Today, the UN is conflicted on the use of biofuels
The world's rush to embrace biofuels is causing a spike in the price of corn and other crops and could worsen water shortages and force poor communities off their land, a U.N. official said Wednesday.
Speaking at a regional forum on bioenergy, Regan Suzuki of the U.N.'s Food and Agriculture Organization acknowledged that biofuels are better for the environment than fossil fuels and boost energy security for many countries.
However, she said those benefits must be weighed against the pitfalls - many of which are just now emerging as countries convert millions of acres to palm oil, sugar cane and other crops used to make biofuels.
Cited among the problems are increased competition for farmland and water shortages in India and China because biofuel crops require large amounts of water.
"Particularly in the Asia-Pacific region, land availability is a critical issue," Suzuki said. "There are clear comparative advantages for tropical and subtropical countries in growing biofuel feed stocks but it is often these same countries in which resource and land rights of vulnerable groups and protected forests are weakest."
Meanwhile, scientists are conflicted about the effects of climate change on hurricanes. Where previously Al Gore and others predicted that warming climate would increase the number of hurricanes that hit the US, but now the National Oceanic and Atmospheric Administration's Miami Lab and the University of Miami say it will decrease the number of hurricanes
...researchers link warming waters, especially in the Indian and Pacific oceans, to increased vertical wind shear in the Atlantic Ocean near the United States. Wind shear - a change in wind speed or direction - makes it hard for hurricanes to form, strengthen and stay alive. So that means "global warming may decrease the likelihood of hurricanes making landfall in the United States," according to researchers at the National Oceanic and Atmospheric Administration's Miami Lab and the University of Miami. With every degree Celsius that the oceans warm, the wind shear increases by up to 10 mph, weakening storm formation, said study author Chunzai Wang, a research oceanographer at NOAA. Winds forming over the Pacific and Indian oceans have global effects, much like El Nino does, he said. Wang said he based his study on observations instead of computer models and records of landfall hurricanes through more than 100 years
Of course, this doesn't settle the matter
Critics say Wang's study is based on poor data that was rejected by scientists on the Nobel Prize-winning Intergovernmental Panel on Climate Change. They said that at times only one in 10 North Atlantic hurricanes hit the U.S. coast and the data reflect only a small percentage of storms around the globe.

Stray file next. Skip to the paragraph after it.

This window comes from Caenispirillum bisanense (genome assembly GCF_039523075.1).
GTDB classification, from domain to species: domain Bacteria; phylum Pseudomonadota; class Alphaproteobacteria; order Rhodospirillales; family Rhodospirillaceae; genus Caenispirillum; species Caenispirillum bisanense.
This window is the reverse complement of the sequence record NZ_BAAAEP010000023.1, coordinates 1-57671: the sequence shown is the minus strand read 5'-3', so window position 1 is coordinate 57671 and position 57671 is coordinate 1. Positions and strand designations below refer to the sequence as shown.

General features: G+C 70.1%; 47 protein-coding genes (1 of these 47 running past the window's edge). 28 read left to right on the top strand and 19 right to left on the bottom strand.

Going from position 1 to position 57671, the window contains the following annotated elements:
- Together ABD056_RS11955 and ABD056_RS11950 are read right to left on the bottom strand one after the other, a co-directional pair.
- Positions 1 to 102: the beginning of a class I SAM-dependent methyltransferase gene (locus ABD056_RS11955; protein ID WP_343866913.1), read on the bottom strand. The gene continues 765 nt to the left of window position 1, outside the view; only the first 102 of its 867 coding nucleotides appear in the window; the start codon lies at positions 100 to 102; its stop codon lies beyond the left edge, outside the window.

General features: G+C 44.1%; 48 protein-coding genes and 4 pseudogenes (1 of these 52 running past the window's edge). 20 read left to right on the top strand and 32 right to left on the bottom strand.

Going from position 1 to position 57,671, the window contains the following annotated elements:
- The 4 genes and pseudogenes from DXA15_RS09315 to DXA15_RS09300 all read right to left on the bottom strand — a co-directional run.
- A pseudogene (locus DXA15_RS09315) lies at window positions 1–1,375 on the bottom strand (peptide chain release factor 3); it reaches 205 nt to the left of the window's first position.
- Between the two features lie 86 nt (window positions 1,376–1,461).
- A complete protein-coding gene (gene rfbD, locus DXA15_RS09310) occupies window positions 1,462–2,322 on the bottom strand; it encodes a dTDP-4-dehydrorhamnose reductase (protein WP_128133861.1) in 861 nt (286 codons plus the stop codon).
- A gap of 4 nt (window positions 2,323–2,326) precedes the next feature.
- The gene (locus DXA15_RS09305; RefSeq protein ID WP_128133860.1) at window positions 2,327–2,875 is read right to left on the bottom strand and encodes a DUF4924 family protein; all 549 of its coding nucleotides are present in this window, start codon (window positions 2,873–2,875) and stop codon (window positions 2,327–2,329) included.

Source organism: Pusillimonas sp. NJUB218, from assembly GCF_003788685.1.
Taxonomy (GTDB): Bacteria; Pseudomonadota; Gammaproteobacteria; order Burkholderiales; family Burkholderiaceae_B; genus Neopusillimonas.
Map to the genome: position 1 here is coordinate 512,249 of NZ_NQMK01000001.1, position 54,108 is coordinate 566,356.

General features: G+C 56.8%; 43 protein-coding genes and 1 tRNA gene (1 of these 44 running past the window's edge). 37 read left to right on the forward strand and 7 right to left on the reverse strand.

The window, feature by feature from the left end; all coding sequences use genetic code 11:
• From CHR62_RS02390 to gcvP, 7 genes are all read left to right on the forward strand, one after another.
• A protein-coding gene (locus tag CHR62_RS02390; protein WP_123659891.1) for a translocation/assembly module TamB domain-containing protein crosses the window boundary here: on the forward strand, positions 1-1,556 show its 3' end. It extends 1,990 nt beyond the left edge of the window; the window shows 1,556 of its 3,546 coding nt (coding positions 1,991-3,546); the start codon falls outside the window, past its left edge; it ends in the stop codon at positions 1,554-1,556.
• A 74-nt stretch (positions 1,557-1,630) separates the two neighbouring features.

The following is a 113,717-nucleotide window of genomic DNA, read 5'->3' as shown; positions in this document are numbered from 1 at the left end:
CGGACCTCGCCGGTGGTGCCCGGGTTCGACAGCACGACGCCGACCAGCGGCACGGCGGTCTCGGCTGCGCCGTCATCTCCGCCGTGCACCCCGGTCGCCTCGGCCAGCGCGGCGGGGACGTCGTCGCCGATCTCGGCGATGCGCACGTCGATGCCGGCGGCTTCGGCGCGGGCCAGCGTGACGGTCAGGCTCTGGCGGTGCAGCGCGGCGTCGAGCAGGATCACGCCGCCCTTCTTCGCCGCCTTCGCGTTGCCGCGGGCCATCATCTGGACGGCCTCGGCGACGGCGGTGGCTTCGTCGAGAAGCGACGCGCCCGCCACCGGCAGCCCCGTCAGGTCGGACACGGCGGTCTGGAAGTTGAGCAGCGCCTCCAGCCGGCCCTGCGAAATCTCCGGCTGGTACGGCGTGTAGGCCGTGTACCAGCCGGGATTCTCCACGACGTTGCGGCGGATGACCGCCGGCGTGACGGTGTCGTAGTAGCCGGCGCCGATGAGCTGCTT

Hurricanes hitting land "are not a reliable record" for how hurricanes have changed, said Kevin Trenberth, climate analysis chief for the National Center for Atmospheric Research in Boulder, Colo.
Trenberth is among those on the other side of a growing debate over global warming and hurricanes. Each side uses different sets of data and focus on different details.
I should point out two things about this, first this is a healthy scientific debate and two, no one knows a whole helluva lot about the consequences of climate change. One thing we do know for sure; the climate is going to change one way or another, with or without our help.
It turns out though that hurricanes themselves may contribute to global warming: and that's especially true for hurricane Katrina. A researcher who is assessing the damage to tree stands after Katrina found detestation that will result in massive carbon dioxide emissions
[Tulane University biology professor Jeff] Chambers ran programs to compare the two images, pixel by pixel. Each pixel covers about the size of a basketball court. He picked 25 of them that represent a range of forest damage.
Then he zoomed in on each of those pixels, determined their locations and sent his research team to count and measure the dead trees. He added this field data to the information from the satellite images, did a lot of number crunching and came up with a number of dead trees: 320 million. The amount of carbon dioxide they'll release: about 105 million metric tons....
Chambers stops at one downed tree that's covered with mushrooms. The fungus is consuming the dead wood, he explains.
"One of the waste products of carbon dioxide," Chambers said.
Chambers is not the only scientist who has tried to measure Katrina's carbon footprint. Steve McNulty of the Forest Service used field surveys and aerial photography to assess the carbon dioxide that will be released from trees damaged by both Hurricanes Katrina and Rita. He came up with a figure less than half as big as Chamber's estimate.
But McNulty doesn't quarrel with Chambers' findings.
"My estimates are probably somewhat conservative relative to the damage, just because you can't go out and survey all of the damage," McNulty said.
But a Yale study suggests that global warming could trigger an Ice Age
...could the rapidly accelerating warming that we are experiencing actually hasten the onset of a new ice age? A growing body of evidence suggests that, at least for the UK and western Europe, there is a serious risk of this happening - and soon.
So in one scenario, fewer hurricanes will result in less tree damage which will result in less global warming which will increase hurricane activity and more damage to tress increasing global warming.
In the other, global warming increases hurricanes which destroys trees and continually increases global warming until it triggers a new Ice Age
Which is better?
One thing's for sure, something will happen sooner or later.